The Brussels Regulation is the primary instrument covering jurisdiction and the enforcement of judgements in commercial matters within the European Union. A revised version of this Regulation1 (“Brussels Regulation Recast”) took effect from 10 January 2015.
Certain key provisions remain unchanged such as:
- The default rule that parties shall be sued in their place of domicile (Article 4)2;
- The alternative rule that in matters relating to a contract, a party may be sued in the courts for the place of performance of the obligation in question (Article 7);
- The rule that in matters relating to tort or delict a party may be sued in the place where the harmful event occurred or may occur.
The rule upholding exclusive jurisdiction agreements has been extended to cover agreements between any party regardless of their domicile (Article 25).
However amongst the changes it is of particular interest that there are now provisions that may prevent, or at least curtail, the abuse of process widely known as the Italian torpedo3.
The Italian Torpedo
In order to avoid parallel proceedings the regulations provide4:
where proceedings involving the same cause of action and between the same parties are brought in the courts of different Member States, any court other than the court first seised shall of its own motion stay its proceedings until such time as the jurisdiction of the court first seised is established.
In the past, this “first in time” rule has been upheld even where the first proceedings have been started in breach of agreed exclusive jurisdiction provisions. This situation has enabled parties to intentionally start proceedings in jurisdictions where the process is known to be slow (Greece and Italy are the most well-known examples) in order be the court “first seised” and thereby to frustrate the pursuit of proceedings by another party in accordance with the agreed jurisdiction provisions. This tactic is the so-called Italian torpedo.
The Brussels Regulations Recast have now attempted to address this abuse by new provisions at Article 31 which state:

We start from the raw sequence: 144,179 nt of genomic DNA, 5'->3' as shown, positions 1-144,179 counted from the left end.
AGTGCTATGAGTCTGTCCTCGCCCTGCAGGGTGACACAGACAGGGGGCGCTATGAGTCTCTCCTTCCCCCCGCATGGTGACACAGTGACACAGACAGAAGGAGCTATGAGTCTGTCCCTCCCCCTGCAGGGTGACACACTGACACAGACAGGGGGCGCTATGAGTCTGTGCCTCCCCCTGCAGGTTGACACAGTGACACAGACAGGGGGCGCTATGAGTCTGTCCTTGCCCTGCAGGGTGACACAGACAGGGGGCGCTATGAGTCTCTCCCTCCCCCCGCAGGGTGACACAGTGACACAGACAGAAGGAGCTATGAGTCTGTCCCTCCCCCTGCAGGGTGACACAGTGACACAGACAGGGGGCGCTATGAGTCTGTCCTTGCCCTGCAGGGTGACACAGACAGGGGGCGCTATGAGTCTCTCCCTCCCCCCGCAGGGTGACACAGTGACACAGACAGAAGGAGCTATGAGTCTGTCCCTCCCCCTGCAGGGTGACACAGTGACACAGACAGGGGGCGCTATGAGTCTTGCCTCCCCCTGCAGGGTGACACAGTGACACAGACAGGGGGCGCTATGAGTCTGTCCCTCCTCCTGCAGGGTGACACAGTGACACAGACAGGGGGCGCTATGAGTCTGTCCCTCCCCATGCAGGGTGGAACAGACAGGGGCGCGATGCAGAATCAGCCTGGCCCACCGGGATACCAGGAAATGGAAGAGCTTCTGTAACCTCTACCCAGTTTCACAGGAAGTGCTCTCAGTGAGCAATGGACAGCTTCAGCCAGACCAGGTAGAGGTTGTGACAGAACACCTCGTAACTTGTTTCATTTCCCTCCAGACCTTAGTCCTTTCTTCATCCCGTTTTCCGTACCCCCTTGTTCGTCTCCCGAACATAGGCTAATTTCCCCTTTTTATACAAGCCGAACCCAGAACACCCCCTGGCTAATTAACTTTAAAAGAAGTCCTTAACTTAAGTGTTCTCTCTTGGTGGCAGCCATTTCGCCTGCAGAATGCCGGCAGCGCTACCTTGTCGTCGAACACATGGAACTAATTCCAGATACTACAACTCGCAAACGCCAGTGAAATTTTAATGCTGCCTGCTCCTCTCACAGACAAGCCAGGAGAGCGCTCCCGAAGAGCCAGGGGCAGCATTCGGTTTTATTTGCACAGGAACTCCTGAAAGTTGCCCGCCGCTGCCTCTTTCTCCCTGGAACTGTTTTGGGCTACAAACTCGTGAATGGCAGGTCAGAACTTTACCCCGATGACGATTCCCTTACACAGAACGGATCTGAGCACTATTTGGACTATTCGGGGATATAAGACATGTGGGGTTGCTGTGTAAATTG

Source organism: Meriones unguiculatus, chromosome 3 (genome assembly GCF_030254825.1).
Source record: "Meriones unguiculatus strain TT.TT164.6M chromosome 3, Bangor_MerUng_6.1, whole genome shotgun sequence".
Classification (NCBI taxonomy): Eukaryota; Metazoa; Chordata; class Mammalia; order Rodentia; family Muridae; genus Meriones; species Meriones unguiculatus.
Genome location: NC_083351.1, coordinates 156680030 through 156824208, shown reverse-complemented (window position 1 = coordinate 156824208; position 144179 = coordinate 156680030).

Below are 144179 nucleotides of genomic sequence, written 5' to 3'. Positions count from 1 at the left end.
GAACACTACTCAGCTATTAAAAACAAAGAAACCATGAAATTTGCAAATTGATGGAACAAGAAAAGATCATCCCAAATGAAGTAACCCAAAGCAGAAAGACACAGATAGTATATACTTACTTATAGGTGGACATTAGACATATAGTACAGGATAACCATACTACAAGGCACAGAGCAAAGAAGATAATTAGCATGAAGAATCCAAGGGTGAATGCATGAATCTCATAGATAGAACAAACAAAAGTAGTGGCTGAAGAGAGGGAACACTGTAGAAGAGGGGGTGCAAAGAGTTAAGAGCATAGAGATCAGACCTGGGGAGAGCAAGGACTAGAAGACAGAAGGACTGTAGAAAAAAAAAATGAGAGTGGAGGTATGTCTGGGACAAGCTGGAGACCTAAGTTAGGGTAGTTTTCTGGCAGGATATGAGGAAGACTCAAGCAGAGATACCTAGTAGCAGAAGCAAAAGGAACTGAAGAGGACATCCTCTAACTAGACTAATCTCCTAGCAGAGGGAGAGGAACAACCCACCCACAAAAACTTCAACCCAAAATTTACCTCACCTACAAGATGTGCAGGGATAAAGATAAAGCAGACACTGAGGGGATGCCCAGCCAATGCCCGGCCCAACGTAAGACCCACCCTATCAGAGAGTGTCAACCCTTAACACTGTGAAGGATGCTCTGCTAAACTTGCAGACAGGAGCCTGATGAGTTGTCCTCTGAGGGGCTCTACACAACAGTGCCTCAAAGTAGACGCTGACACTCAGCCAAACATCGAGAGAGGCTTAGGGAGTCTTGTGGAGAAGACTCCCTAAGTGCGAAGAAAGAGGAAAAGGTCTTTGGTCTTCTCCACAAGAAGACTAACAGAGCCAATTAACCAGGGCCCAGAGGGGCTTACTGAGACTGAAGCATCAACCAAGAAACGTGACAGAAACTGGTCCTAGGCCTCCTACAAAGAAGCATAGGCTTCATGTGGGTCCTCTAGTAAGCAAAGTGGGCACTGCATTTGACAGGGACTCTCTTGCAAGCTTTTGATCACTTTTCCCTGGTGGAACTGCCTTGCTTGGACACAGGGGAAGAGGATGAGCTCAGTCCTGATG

where a court of a Member State on which an agreement ……………. confers exclusive jurisdiction is seised, any court of another Member State shall stay the proceedings until such time as the court seised on the basis of the agreement declares that it has no jurisdiction under the agreement.
This amends the “first in time” rule and should now enable the court named in the exclusive jurisdiction provisions to consider if it has jurisdiction and to require any other court (including the first seised) to stay its proceedings. However it should be noted that this only applies to exclusive jurisdiction agreements and there remains uncertainty as to how this would work with hybrid or asymetric jurisdiction provisions5.
Arbitrations are excluded from the Regulations under Article 1.2. However a variant of the Italian torpedo has hitherto been used to frustrate the effect of arbitration provisions. In the now notorious West Tanker case6 a claimant sought to uphold an arbitration clause by seeking an anti suit injunction from the English Courts to restrain the defendants from maintaining legal proceedings that they had started in Italy. The eventual decision from the European Court of Justice was that this was a claim for damages which fell within Regulations and thus preliminary question of whether the arbitration clause should apply was also within the Regulations and thus one that the court first seised (the Italian Court) should have jurisdiction to decide (despite the arbitration clause). Accordingly the claim for an anti suit injunction was rejected.
This issue have not been directly addressed in the body of Brussels Regulation Recast. However the recitals (preamble) now appear to recognise the issue by stating (Recital 12) that:
- nothing prevent a court seised of an action in a matter that is the subject of arbitration agreement from referring the parties to arbitration; and
- any ruling as to whether or not an arbitration agreement is void should not be subject to the Regulation for the purposes of recognition and enforcement.
It is to be hoped that with the new Regulation opportunities for the firing of the Italian torpedo will now be much diminished.
1 Regulation (EU) 1215/2012
2 Numbering as in the recast Regulations.
3 This name is believed to originate from an article by Prof Franzioni dating from 1997.
4 Article 29
5 See Mauritius Commercial Bank Ltd v Hestia Holdings Ltd and another  EWHC 1328 (Comm)
6 Allianz SpA v West Tankers Inc (Case C-185/07)